Seeking Alpha

How Versus Who

by: Russ Thornton
Russ Thornton
Registered investment advisor, ETF investing, portfolio strategy, investment advisor

If you have a bad toothache, what's the first thing you do?

You might give it 24 hours to see if it begins to feel better. Or you might go to WebMD and search for your symptoms in an effort to self-diagnose.

Let's assume for a minute that with the help of the internet and talking to a friend or two, you're 90% sure you have a tooth that needs a root canal.

For me, the next step would be to schedule an appointment with a dentist to get a second opinion on my amateur diagnosis.

The dentist might confirm that I do indeed need a root canal. Or she might diagnose something completely different that I hadn't even considered before.

Ultimately, regardless of the final diagnosis and prescribed treatment, are you going to attempt to perform a root canal (or whatever needs doing) yourself, or will you go ahead and book your next appointment to get the toothache taken care of by a professional?

If you search YouTube for "how to perform a root canal on yourself" you'll get over 450,000 resulting videos. Yikes.

Personally? I'm booking my next dentist appointment ASAP.

And while I shouldn't have to even write the following words, in order to keep my compliance officer happy - let me be the first to encourage you not to attempt dentistry or any other medical treatment on yourself.

9 times out of 10, speaking with a medical professional makes the most sense. You only have one life, and one body - why would you leave something as important as your health or your happiness up to chance?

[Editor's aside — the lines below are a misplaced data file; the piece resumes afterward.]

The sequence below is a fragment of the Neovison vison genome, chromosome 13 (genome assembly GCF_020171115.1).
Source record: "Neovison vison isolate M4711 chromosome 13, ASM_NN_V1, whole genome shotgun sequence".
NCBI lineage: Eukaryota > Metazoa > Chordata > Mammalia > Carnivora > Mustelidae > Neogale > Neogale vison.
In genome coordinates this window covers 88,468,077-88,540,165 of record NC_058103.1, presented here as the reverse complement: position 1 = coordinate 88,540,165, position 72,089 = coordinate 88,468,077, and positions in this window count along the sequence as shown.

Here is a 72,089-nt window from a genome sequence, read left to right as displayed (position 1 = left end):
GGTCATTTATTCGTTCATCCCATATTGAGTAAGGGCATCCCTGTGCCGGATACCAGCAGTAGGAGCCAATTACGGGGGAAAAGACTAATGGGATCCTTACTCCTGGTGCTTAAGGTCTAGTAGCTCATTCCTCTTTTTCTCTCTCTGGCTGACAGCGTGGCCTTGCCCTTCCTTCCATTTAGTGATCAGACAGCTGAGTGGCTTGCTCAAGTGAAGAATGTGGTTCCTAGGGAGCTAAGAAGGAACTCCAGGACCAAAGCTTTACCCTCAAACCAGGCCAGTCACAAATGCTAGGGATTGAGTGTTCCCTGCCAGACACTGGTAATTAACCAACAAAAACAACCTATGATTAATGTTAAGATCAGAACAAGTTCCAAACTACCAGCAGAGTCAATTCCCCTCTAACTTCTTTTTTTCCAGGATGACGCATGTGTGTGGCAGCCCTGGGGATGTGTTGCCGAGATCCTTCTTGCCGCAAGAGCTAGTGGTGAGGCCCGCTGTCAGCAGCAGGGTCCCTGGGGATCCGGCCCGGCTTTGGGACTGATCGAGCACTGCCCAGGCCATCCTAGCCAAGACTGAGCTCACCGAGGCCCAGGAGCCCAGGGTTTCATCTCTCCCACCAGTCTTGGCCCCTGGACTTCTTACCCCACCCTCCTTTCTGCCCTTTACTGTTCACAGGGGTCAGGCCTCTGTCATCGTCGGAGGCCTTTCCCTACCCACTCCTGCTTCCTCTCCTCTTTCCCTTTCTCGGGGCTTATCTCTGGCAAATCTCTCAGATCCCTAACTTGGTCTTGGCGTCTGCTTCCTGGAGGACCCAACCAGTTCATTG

And I'm sure you'd agree that this makes sense for any scenario involving your health and well-being - not just determining whether or not a root canal is in your near future.

What About Something Less Obvious?

What about fixing something around your home?

Now, while I'm not willing to DIY a root-canal, I am willing to spend a few minutes on YouTube trying to figure out how to fix odds and ends jobs around my house. YouTube has truly been both a time and money saver for me and my family over the years.

With the help of various how-to videos, I've been able to repair our washing machine, re-grout the tile in our shower, learn how to properly lay carpet, do all sorts of things with our TVs and other gadgets, and more. I don't consider myself to be super handy around the house, but through a variety of summer jobs growing up, and with the help of YouTube, I'm willing to tackle many smaller jobs inside and outside our home.

I've replaced light fixtures and ceiling fans, fixed plumbing issues, and transplanted azaleas in our yard.

But let me be clear - our home and our yard will never grace the cover of Southern Living magazine. And there are many times when I haven't thought twice about calling in a plumber, an electrician, or other professional to make sure the job gets done right the first time. When I attempt to fix something around our home, it's driven more by a desire to learn something new or figure out how something works. It's not a frugal move to avoid paying someone else to do something I think I can handle.